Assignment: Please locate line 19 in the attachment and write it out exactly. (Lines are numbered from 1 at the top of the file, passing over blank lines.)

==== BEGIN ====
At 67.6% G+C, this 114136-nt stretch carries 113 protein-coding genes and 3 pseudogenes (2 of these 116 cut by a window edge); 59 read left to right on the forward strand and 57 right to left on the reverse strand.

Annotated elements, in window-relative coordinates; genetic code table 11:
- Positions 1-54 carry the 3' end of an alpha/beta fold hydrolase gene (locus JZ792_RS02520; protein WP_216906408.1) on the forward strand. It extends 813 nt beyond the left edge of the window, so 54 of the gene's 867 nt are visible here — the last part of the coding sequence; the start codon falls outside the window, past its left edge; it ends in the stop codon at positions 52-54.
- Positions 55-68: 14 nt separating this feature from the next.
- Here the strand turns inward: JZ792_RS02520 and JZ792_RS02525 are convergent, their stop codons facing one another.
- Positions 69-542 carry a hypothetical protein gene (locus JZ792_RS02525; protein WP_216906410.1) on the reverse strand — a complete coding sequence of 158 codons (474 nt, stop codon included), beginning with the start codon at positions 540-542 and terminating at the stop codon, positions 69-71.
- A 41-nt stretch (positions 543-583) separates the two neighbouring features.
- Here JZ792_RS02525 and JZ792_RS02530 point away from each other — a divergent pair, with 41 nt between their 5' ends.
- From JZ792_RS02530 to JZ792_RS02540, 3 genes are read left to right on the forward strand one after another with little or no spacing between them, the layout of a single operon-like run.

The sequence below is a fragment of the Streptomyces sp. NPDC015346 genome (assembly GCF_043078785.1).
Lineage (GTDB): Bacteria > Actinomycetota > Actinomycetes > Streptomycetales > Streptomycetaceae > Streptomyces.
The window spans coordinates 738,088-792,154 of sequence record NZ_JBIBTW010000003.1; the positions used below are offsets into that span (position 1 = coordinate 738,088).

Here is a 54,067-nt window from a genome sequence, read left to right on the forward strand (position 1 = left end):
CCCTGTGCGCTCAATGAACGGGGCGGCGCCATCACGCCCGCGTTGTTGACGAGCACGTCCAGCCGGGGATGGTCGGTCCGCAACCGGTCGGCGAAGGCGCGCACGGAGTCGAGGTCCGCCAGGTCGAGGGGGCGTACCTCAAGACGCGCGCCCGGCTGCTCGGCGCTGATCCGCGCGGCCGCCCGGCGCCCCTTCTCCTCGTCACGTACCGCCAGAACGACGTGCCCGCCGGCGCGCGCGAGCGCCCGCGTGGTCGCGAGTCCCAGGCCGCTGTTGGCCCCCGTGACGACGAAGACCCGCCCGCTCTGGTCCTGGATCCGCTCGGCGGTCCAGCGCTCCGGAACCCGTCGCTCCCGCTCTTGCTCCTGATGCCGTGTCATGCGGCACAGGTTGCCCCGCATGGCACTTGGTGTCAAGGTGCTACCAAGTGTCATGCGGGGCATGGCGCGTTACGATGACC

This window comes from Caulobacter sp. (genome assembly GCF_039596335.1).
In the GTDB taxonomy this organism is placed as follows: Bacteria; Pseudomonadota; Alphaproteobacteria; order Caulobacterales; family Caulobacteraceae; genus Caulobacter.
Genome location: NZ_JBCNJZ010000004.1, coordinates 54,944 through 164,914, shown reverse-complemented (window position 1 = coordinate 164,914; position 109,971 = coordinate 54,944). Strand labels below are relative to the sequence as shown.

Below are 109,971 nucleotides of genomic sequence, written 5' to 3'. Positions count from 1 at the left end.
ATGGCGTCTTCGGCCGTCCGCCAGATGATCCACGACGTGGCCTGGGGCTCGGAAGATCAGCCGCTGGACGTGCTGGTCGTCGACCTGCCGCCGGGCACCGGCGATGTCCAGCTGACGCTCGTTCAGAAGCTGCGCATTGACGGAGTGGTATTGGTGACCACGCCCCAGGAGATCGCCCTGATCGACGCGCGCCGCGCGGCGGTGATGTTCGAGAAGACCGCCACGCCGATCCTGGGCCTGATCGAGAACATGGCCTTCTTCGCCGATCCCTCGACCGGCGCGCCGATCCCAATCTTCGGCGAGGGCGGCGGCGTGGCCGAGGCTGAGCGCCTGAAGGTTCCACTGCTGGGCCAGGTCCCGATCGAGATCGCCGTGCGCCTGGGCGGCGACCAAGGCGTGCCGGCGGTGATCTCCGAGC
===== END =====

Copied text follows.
ATGGCGTCTTCGGCCGTCCGCCAGATGATCCACGACGTGGCCTGGGGCTCGGAAGATCAGCCGCTGGACGTGCTGGTCGTCGACCTGCCGCCGGGCACCGGCGATGTCCAGCTGACGCTCGTTCAGAAGCTGCGCATTGACGGAGTGGTATTGGTGACCACGCCCCAGGAGATCGCCCTGATCGACGCGCGCCGCGCGGCGGTGATGTTCGAGAAGACCGCCACGCCGATCCTGGGCCTGATCGAGAACATGGCCTTCTTCGCCGATCCCTCGACCGGCGCGCCGATCCCAATCTTCGGCGAGGGCGGCGGCGTGGCCGAGGCTGAGCGCCTGAAGGTTCCACTGCTGGGCCAGGTCCCGATCGAGATCGCCGTGCGCCTGGGCGGCGACCAAGGCGTGCCGGCGGTGATCTCCGAGC